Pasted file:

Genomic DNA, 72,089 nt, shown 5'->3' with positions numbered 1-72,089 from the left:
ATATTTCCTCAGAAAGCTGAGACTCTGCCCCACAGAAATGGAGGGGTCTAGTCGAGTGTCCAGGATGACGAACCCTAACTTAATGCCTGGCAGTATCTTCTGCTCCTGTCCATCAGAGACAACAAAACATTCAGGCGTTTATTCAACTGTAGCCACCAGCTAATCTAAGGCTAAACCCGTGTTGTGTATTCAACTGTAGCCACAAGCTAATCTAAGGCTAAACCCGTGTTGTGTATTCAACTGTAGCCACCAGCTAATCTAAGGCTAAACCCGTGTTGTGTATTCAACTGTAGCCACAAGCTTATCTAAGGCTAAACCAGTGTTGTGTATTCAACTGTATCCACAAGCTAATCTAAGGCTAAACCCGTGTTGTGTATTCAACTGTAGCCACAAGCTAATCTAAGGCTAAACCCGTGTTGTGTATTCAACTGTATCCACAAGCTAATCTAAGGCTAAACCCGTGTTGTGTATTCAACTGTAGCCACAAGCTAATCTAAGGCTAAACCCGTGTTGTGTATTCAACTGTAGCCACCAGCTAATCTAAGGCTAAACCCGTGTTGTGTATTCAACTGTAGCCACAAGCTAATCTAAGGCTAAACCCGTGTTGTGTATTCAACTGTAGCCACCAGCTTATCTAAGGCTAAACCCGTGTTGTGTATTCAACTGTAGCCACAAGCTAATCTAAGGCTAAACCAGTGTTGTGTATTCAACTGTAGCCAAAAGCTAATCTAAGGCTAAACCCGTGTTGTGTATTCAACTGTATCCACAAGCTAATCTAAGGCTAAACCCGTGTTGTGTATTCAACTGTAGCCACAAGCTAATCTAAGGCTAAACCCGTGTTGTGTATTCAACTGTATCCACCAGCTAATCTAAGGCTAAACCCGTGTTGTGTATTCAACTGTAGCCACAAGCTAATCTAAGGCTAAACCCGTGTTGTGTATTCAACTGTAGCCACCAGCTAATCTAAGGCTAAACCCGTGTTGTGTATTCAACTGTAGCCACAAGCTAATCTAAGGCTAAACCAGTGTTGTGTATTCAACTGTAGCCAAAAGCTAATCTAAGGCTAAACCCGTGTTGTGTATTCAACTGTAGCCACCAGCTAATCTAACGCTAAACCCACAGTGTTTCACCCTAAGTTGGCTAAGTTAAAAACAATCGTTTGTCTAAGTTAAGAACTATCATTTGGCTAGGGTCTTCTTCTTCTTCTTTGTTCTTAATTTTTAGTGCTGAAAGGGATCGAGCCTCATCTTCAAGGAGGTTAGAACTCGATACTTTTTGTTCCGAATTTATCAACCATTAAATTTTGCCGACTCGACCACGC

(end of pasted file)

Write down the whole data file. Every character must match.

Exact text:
Genomic DNA, 72,089 nt, shown 5'->3' with positions numbered 1-72,089 from the left:
ATATTTCCTCAGAAAGCTGAGACTCTGCCCCACAGAAATGGAGGGGTCTAGTCGAGTGTCCAGGATGACGAACCCTAACTTAATGCCTGGCAGTATCTTCTGCTCCTGTCCATCAGAGACAACAAAACATTCAGGCGTTTATTCAACTGTAGCCACCAGCTAATCTAAGGCTAAACCCGTGTTGTGTATTCAACTGTAGCCACAAGCTAATCTAAGGCTAAACCCGTGTTGTGTATTCAACTGTAGCCACCAGCTAATCTAAGGCTAAACCCGTGTTGTGTATTCAACTGTAGCCACAAGCTTATCTAAGGCTAAACCAGTGTTGTGTATTCAACTGTATCCACAAGCTAATCTAAGGCTAAACCCGTGTTGTGTATTCAACTGTAGCCACAAGCTAATCTAAGGCTAAACCCGTGTTGTGTATTCAACTGTATCCACAAGCTAATCTAAGGCTAAACCCGTGTTGTGTATTCAACTGTAGCCACAAGCTAATCTAAGGCTAAACCCGTGTTGTGTATTCAACTGTAGCCACCAGCTAATCTAAGGCTAAACCCGTGTTGTGTATTCAACTGTAGCCACAAGCTAATCTAAGGCTAAACCCGTGTTGTGTATTCAACTGTAGCCACCAGCTTATCTAAGGCTAAACCCGTGTTGTGTATTCAACTGTAGCCACAAGCTAATCTAAGGCTAAACCAGTGTTGTGTATTCAACTGTAGCCAAAAGCTAATCTAAGGCTAAACCCGTGTTGTGTATTCAACTGTATCCACAAGCTAATCTAAGGCTAAACCCGTGTTGTGTATTCAACTGTAGCCACAAGCTAATCTAAGGCTAAACCCGTGTTGTGTATTCAACTGTATCCACCAGCTAATCTAAGGCTAAACCCGTGTTGTGTATTCAACTGTAGCCACAAGCTAATCTAAGGCTAAACCCGTGTTGTGTATTCAACTGTAGCCACCAGCTAATCTAAGGCTAAACCCGTGTTGTGTATTCAACTGTAGCCACAAGCTAATCTAAGGCTAAACCAGTGTTGTGTATTCAACTGTAGCCAAAAGCTAATCTAAGGCTAAACCCGTGTTGTGTATTCAACTGTAGCCACCAGCTAATCTAACGCTAAACCCACAGTGTTTCACCCTAAGTTGGCTAAGTTAAAAACAATCGTTTGTCTAAGTTAAGAACTATCATTTGGCTAGGGTCTTCTTCTTCTTCTTTGTTCTTAATTTTTAGTGCTGAAAGGGATCGAGCCTCATCTTCAAGGAGGTTAGAACTCGATACTTTTTGTTCCGAATTTATCAACCATTAAATTTTGCCGACTCGACCACGC